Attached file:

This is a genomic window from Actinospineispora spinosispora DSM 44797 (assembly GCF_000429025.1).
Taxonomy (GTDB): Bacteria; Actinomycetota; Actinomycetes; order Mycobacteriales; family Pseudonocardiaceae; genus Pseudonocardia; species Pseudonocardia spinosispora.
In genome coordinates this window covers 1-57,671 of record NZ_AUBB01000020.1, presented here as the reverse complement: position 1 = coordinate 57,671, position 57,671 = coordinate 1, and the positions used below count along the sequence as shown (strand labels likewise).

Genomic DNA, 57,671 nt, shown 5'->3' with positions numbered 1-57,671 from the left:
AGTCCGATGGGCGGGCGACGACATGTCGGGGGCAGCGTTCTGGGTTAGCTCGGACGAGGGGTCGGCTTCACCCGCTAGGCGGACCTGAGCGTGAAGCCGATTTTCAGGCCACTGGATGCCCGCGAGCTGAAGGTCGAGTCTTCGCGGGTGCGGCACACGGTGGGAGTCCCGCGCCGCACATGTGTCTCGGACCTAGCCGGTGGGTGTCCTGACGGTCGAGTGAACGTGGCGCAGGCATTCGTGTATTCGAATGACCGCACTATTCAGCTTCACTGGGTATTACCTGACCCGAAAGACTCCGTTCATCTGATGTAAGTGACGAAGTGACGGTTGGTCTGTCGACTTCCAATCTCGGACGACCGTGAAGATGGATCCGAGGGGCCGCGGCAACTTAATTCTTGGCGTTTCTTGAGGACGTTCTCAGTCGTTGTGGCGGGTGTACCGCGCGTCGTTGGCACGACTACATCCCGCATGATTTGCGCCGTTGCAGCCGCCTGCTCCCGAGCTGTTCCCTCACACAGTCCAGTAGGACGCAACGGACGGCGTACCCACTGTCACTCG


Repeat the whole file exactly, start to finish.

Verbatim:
This is a genomic window from Actinospineispora spinosispora DSM 44797 (assembly GCF_000429025.1).
Taxonomy (GTDB): Bacteria; Actinomycetota; Actinomycetes; order Mycobacteriales; family Pseudonocardiaceae; genus Pseudonocardia; species Pseudonocardia spinosispora.
In genome coordinates this window covers 1-57,671 of record NZ_AUBB01000020.1, presented here as the reverse complement: position 1 = coordinate 57,671, position 57,671 = coordinate 1, and the positions used below count along the sequence as shown (strand labels likewise).

Genomic DNA, 57,671 nt, shown 5'->3' with positions numbered 1-57,671 from the left:
AGTCCGATGGGCGGGCGACGACATGTCGGGGGCAGCGTTCTGGGTTAGCTCGGACGAGGGGTCGGCTTCACCCGCTAGGCGGACCTGAGCGTGAAGCCGATTTTCAGGCCACTGGATGCCCGCGAGCTGAAGGTCGAGTCTTCGCGGGTGCGGCACACGGTGGGAGTCCCGCGCCGCACATGTGTCTCGGACCTAGCCGGTGGGTGTCCTGACGGTCGAGTGAACGTGGCGCAGGCATTCGTGTATTCGAATGACCGCACTATTCAGCTTCACTGGGTATTACCTGACCCGAAAGACTCCGTTCATCTGATGTAAGTGACGAAGTGACGGTTGGTCTGTCGACTTCCAATCTCGGACGACCGTGAAGATGGATCCGAGGGGCCGCGGCAACTTAATTCTTGGCGTTTCTTGAGGACGTTCTCAGTCGTTGTGGCGGGTGTACCGCGCGTCGTTGGCACGACTACATCCCGCATGATTTGCGCCGTTGCAGCCGCCTGCTCCCGAGCTGTTCCCTCACACAGTCCAGTAGGACGCAACGGACGGCGTACCCACTGTCACTCG